Book Review of Brahmahatya By Rajiv Mittal

The Title-
The title itself gives us the backdrop of revenge and redemption. We all got pushed into doing some bad stuff. And some people would blame all of that stuff on their circumstances. Maybe most people do. They come from shit and then do some shit. But you and I know better than that. It’s not right. The stuff that’s done to us is one thing. But the stuff we do because of it is a different story. There are very few things that are really beyond a person’s control in life. The title makes us realize the fact that Revenge may be wicked, but it’s natural. To add more, the author has used several subplots to make his central plot more reinforced. Purification and redemption are such recurrent themes in ritual because there is a clear and ubiquitous need for them: we all do regrettable things as a result of our own circumstances, and new rituals are frequently invented in response to new circumstances. On an additional note, I really loved the incorporation of the past into the plot. The past was always there, lived inside of you, and it helped to make you who you were. But it had to be placed in perspective. The past could not dominate the future. Overall, I really loved the title and felt it apt and beautiful.
About the Book
I had remembered a quote which went like Revenge is like politics, one thing always leads to another until bad has become worse, and worse has become worst. Apart from mythology, the author had used the past as the catalyst. We can never go back again, that much is certain. The past is still close to us. The things we have tried to forget and put behind us would stir again, and that sense of fear, of furtive unrest, struggling at length to blind unreasoning panic – now mercifully stilled, – might in some manner unforeseen become a living companion as it had before. I can still recall a line from Paulo’s book Aleph which said that In magic – and in life – there is only the present moment, the now. You can’t measure time the way you measure the distance between two points. ‘Time’ doesn’t pass. We human beings have enormous difficulty in focusing on the present; we’re always thinking about what we did, about how we could have done it better, about the consequences of our actions, and about why we didn’t act as we should have. Or else we think about the future, about what we’re going to do tomorrow, what precautions we should take, what dangers await us around the next corner, how to avoid what we don’t want and how to get what we have always dreamed of. Lie also acted as an co catalyst in framing the plot. What if you were wrong? What if everything you ever believed was a lie? What if you missed your opportunity because you didn’t know your worth? What if you settled on familiar, but God was trying to give you something better? What if you decided not to go backwards, but forward? What if doing what you have never done before was the answer to everything that didn’t make sense? What if the answer wasn’t to be found in words, but in action? What if you found the courage to do what you really wanted to do and doing it changed your whole life?
I really appreciate the amalgamation of the mythology with the themed plot. Fiction is written with reality and reality is written with fiction. We can write fiction because there is reality and we can write reality because there is fiction; everything we consider today to be myth and legend, our ancestors believed to be history and everything in our history includes myths and legends. Before the splendid modern-day mind was formed our cultures and civilizations were conceived in the wombs of, and born of, what we identify today as “fiction, unreality, myth, legend, fantasy, folklore, imaginations, fabrications and tall tales.” And in our suddenly realized glory of all our modern-day “advancements” we somehow fail to ask ourselves the question “Who designated myths and legends as unreality? ” But I ask myself this question because who decided that he was spectacular enough to stand up and say to our ancestors “You were all stupid and disillusioned and imagining things” and then why did we all decide to believe this person? There are many realities not just one. There is a truth that goes far beyond what we are told today to believe in. And we find that truth when we are brave enough to break away from what keeps everybody else feeling comfortable. Your reality is what you believe in. And nobody should be able to tell you to believe otherwise.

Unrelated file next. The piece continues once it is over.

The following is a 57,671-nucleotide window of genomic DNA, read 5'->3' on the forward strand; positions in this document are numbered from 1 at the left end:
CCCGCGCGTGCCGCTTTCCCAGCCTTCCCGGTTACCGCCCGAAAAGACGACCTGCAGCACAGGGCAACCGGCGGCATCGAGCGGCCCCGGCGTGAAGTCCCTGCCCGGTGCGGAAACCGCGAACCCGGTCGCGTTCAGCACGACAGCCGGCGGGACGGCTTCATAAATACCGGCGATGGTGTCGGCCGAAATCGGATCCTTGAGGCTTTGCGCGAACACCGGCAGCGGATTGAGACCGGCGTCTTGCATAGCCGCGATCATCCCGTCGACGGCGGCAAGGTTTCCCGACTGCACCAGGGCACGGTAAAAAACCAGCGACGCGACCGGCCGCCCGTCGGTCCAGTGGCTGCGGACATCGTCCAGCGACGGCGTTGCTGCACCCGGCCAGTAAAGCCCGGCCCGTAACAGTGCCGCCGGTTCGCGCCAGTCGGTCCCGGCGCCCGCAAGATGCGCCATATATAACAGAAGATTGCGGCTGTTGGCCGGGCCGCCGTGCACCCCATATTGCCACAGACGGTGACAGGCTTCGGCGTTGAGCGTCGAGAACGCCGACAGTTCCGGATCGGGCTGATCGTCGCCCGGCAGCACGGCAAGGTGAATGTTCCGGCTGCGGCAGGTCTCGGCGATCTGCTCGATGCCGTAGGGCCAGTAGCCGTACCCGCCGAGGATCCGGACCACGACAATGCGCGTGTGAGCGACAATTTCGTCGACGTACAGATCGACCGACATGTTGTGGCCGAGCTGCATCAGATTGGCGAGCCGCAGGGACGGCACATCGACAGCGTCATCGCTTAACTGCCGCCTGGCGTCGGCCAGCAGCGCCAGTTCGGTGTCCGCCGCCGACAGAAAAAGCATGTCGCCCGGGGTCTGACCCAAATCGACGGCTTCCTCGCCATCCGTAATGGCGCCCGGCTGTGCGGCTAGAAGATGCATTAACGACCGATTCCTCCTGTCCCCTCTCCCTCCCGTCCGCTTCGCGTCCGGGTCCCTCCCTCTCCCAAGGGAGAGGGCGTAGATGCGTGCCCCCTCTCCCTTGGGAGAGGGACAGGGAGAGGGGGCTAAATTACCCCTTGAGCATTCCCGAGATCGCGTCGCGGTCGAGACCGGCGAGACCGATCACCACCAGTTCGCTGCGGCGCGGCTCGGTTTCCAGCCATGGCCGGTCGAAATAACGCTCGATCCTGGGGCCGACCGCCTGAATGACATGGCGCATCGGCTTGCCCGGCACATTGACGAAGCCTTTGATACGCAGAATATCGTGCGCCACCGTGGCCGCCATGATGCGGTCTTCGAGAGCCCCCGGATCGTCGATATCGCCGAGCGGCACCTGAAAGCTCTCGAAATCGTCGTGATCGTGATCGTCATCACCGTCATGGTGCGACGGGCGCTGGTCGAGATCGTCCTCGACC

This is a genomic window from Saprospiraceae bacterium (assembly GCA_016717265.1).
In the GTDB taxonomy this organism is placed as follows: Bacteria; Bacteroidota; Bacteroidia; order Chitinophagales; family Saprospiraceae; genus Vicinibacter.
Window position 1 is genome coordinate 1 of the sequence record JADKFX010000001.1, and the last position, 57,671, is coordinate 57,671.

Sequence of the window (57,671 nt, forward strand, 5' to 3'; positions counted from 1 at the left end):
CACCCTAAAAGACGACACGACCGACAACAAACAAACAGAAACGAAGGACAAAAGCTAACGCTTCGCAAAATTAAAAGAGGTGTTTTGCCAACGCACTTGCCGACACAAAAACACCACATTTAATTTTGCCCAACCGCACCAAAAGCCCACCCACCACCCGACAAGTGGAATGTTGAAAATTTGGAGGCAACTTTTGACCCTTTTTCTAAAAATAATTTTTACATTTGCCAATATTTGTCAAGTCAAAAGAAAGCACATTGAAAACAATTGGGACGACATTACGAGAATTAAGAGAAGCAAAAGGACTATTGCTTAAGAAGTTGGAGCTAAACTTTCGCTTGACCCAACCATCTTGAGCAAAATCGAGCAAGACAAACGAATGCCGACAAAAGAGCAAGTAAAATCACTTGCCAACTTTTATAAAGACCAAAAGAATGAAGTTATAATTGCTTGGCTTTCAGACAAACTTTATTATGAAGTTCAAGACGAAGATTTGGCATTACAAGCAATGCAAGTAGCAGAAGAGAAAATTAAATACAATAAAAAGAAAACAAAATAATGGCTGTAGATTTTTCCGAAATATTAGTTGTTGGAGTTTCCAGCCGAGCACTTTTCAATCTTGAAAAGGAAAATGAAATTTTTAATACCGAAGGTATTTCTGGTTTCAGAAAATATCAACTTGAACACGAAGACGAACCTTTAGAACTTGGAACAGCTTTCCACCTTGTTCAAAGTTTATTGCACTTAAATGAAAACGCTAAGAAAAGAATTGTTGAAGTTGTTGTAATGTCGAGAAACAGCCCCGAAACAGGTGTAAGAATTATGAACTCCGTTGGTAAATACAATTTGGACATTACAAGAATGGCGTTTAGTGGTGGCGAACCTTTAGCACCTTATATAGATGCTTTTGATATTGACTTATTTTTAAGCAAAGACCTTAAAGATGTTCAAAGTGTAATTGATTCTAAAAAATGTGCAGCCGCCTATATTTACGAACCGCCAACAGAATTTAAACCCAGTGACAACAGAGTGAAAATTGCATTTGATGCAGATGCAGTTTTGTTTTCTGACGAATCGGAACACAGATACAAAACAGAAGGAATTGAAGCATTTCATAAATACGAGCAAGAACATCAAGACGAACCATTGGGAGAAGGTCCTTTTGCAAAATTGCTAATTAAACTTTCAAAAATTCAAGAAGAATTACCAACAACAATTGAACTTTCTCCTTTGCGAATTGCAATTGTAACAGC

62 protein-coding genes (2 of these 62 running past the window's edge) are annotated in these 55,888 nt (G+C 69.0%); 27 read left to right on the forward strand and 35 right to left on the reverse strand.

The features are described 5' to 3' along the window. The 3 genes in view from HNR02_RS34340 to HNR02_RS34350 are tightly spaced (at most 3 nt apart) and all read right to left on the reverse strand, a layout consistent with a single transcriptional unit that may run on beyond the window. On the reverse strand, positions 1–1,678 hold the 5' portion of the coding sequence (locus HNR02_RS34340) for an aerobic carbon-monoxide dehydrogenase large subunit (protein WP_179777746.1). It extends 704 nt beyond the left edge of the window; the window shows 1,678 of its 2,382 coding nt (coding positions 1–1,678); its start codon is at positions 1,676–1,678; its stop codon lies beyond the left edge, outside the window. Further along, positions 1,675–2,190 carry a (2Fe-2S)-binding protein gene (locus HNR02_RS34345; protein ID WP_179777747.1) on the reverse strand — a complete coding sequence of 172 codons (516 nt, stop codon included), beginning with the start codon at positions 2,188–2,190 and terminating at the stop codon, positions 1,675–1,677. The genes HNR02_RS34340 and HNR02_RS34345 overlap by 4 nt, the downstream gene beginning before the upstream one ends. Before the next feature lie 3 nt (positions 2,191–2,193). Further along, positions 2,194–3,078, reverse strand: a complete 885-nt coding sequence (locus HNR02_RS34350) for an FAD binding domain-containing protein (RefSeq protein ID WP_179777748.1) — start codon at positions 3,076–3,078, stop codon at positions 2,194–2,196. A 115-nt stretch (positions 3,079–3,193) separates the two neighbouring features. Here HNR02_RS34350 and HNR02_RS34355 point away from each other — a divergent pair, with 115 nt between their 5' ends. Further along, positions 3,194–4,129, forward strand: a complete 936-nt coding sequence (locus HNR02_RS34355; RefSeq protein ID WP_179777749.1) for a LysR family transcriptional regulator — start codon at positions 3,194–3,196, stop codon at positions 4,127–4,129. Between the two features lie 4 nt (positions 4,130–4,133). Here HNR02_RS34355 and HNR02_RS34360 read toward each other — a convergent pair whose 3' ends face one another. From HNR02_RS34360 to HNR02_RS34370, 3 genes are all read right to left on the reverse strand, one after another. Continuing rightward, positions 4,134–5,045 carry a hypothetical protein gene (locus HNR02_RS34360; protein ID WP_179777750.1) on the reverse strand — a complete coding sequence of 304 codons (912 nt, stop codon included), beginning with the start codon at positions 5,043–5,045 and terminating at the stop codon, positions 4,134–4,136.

On an concluding note, the concept of redemption was an interesting add on to the plot. As it peaks over the horizon, does not a sunrise whisper the opportunity to try again? And if the day passes and our efforts were stunted by the bane of our insecurities or blunted by the challenges of life, does not a sunset invite us to rest before it whispers the same message the next morning?

Order the book from

Overall Ratings of the Book- 4/5

Reviewed by
Sayan Basak

Leave a Reply

Fill in your details below or click an icon to log in:

WordPress.com Logo

You are commenting using your WordPress.com account. Log Out /  Change )

Google photo

You are commenting using your Google account. Log Out /  Change )

Twitter picture

You are commenting using your Twitter account. Log Out /  Change )

Facebook photo

You are commenting using your Facebook account. Log Out /  Change )

Connecting to %s